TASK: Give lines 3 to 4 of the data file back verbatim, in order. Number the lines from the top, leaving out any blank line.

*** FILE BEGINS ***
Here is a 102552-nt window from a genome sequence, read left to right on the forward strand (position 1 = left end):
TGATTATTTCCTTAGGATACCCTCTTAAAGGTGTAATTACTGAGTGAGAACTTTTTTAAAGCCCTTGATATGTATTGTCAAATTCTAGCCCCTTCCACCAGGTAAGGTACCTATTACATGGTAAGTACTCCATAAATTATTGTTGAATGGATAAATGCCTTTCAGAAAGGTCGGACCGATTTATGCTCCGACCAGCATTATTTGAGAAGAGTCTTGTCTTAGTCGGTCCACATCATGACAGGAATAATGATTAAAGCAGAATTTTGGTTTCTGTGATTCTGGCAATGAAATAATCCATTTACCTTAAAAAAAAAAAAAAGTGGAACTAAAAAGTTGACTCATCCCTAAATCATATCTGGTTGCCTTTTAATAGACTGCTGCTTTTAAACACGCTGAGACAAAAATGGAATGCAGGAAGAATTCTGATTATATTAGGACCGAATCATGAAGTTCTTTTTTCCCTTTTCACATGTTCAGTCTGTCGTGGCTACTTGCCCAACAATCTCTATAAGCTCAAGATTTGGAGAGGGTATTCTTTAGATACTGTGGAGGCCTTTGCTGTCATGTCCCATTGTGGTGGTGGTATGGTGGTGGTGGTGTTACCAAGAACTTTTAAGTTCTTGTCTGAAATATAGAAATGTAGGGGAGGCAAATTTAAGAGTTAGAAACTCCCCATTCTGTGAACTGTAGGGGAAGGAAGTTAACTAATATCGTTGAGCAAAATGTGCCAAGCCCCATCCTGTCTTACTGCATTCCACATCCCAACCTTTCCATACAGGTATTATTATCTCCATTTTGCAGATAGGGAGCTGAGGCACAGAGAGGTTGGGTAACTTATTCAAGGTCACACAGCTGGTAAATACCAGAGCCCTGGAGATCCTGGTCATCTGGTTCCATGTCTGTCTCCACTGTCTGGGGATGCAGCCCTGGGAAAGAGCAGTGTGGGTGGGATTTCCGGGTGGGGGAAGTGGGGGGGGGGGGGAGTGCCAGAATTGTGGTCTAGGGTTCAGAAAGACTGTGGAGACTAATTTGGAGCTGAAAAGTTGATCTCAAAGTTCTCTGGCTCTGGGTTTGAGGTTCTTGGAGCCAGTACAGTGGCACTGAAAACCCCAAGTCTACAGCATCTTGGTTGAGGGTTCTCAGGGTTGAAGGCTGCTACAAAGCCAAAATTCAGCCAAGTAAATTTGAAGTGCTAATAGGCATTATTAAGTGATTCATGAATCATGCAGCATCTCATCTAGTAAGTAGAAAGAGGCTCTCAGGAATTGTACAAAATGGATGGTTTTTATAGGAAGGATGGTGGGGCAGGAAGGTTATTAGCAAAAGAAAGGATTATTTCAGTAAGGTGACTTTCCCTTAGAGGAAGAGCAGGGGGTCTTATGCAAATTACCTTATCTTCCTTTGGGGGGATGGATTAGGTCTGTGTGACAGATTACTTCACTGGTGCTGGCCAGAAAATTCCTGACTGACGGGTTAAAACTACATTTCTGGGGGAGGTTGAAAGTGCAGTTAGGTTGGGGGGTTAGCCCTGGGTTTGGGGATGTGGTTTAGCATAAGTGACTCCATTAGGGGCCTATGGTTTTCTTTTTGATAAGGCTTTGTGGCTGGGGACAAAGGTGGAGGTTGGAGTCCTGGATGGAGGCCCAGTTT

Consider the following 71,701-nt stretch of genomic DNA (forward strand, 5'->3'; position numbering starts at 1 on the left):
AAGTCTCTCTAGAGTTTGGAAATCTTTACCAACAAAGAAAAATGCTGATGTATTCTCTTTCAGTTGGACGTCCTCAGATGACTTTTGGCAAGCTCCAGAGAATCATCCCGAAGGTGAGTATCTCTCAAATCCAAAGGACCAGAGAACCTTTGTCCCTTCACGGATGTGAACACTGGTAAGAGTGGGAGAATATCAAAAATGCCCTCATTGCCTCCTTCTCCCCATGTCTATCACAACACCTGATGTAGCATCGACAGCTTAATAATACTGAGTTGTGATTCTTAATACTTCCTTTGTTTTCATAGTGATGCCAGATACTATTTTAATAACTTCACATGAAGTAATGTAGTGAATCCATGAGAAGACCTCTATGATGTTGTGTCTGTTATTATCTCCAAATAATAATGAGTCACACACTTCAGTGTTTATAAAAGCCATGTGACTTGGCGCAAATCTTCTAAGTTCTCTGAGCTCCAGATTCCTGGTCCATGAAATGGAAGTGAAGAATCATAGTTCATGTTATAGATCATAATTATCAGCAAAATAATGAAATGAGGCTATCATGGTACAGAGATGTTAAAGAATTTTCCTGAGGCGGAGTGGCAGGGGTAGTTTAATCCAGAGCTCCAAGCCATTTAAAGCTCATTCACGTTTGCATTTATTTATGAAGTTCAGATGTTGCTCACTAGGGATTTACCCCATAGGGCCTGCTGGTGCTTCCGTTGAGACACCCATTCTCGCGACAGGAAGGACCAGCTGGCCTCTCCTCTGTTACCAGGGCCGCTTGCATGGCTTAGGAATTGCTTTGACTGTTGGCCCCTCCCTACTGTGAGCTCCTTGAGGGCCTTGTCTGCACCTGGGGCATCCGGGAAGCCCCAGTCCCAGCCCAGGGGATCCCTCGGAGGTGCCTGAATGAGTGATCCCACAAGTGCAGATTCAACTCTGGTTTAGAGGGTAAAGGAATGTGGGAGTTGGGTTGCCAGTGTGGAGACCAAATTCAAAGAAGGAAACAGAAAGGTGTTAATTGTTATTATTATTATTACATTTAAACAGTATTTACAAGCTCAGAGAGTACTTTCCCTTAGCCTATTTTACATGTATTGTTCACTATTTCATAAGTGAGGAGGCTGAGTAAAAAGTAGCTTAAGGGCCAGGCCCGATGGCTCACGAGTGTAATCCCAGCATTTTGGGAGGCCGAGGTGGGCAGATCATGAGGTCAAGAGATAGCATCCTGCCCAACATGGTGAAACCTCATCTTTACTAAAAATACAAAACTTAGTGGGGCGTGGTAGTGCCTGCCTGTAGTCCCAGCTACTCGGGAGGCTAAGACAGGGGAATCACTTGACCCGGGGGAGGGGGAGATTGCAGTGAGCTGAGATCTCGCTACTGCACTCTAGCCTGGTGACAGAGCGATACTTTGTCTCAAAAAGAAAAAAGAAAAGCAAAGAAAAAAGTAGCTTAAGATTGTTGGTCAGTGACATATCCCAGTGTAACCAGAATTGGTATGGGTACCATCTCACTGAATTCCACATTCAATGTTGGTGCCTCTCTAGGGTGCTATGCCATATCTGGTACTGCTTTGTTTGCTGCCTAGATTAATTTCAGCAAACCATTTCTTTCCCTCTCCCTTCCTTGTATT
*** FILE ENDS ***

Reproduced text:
Consider the following 71,701-nt stretch of genomic DNA (forward strand, 5'->3'; position numbering starts at 1 on the left):
AAGTCTCTCTAGAGTTTGGAAATCTTTACCAACAAAGAAAAATGCTGATGTATTCTCTTTCAGTTGGACGTCCTCAGATGACTTTTGGCAAGCTCCAGAGAATCATCCCGAAGGTGAGTATCTCTCAAATCCAAAGGACCAGAGAACCTTTGTCCCTTCACGGATGTGAACACTGGTAAGAGTGGGAGAATATCAAAAATGCCCTCATTGCCTCCTTCTCCCCATGTCTATCACAACACCTGATGTAGCATCGACAGCTTAATAATACTGAGTTGTGATTCTTAATACTTCCTTTGTTTTCATAGTGATGCCAGATACTATTTTAATAACTTCACATGAAGTAATGTAGTGAATCCATGAGAAGACCTCTATGATGTTGTGTCTGTTATTATCTCCAAATAATAATGAGTCACACACTTCAGTGTTTATAAAAGCCATGTGACTTGGCGCAAATCTTCTAAGTTCTCTGAGCTCCAGATTCCTGGTCCATGAAATGGAAGTGAAGAATCATAGTTCATGTTATAGATCATAATTATCAGCAAAATAATGAAATGAGGCTATCATGGTACAGAGATGTTAAAGAATTTTCCTGAGGCGGAGTGGCAGGGGTAGTTTAATCCAGAGCTCCAAGCCATTTAAAGCTCATTCACGTTTGCATTTATTTATGAAGTTCAGATGTTGCTCACTAGGGATTTACCCCATAGGGCCTGCTGGTGCTTCCGTTGAGACACCCATTCTCGCGACAGGAAGGACCAGCTGGCCTCTCCTCTGTTACCAGGGCCGCTTGCATGGCTTAGGAATTGCTTTGACTGTTGGCCCCTCCCTACTGTGAGCTCCTTGAGGGCCTTGTCTGCACCTGGGGCATCCGGGAAGCCCCAGTCCCAGCCCAGGGGATCCCTCGGAGGTGCCTGAATGAGTGATCCCACAAGTGCAGATTCAACTCTGGTTTAGAGGGTAAAGGAATGTGGGAGTTGGGTTGCCAGTGTGGAGACCAAATTCAAAGAAGGAAACAGAAAGGTGTTAATTGTTATTATTATTATTACATTTAAACAGTATTTACAAGCTCAGAGAGTACTTTCCCTTAGCCTATTTTACATGTATTGTTCACTATTTCATAAGTGAGGAGGCTGAGTAAAAAGTAGCTTAAGGGCCAGGCCCGATGGCTCACGAGTGTAATCCCAGCATTTTGGGAGGCCGAGGTGGGCAGATCATGAGGTCAAGAGATAGCATCCTGCCCAACATGGTGAAACCTCATCTTTACTAAAAATACAAAACTTAGTGGGGCGTGGTAGTGCCTGCCTGTAGTCCCAGCTACTCGGGAGGCTAAGACAGGGGAATCACTTGACCCGGGGGAGGGGGAGATTGCAGTGAGCTGAGATCTCGCTACTGCACTCTAGCCTGGTGACAGAGCGATACTTTGTCTCAAAAAGAAAAAAGAAAAGCAAAGAAAAAAGTAGCTTAAGATTGTTGGTCAGTGACATATCCCAGTGTAACCAGAATTGGTATGGGTACCATCTCACTGAATTCCACATTCAATGTTGGTGCCTCTCTAGGGTGCTATGCCATATCTGGTACTGCTTTGTTTGCTGCCTAGATTAATTTCAGCAAACCATTTCTTTCCCTCTCCCTTCCTTGTATT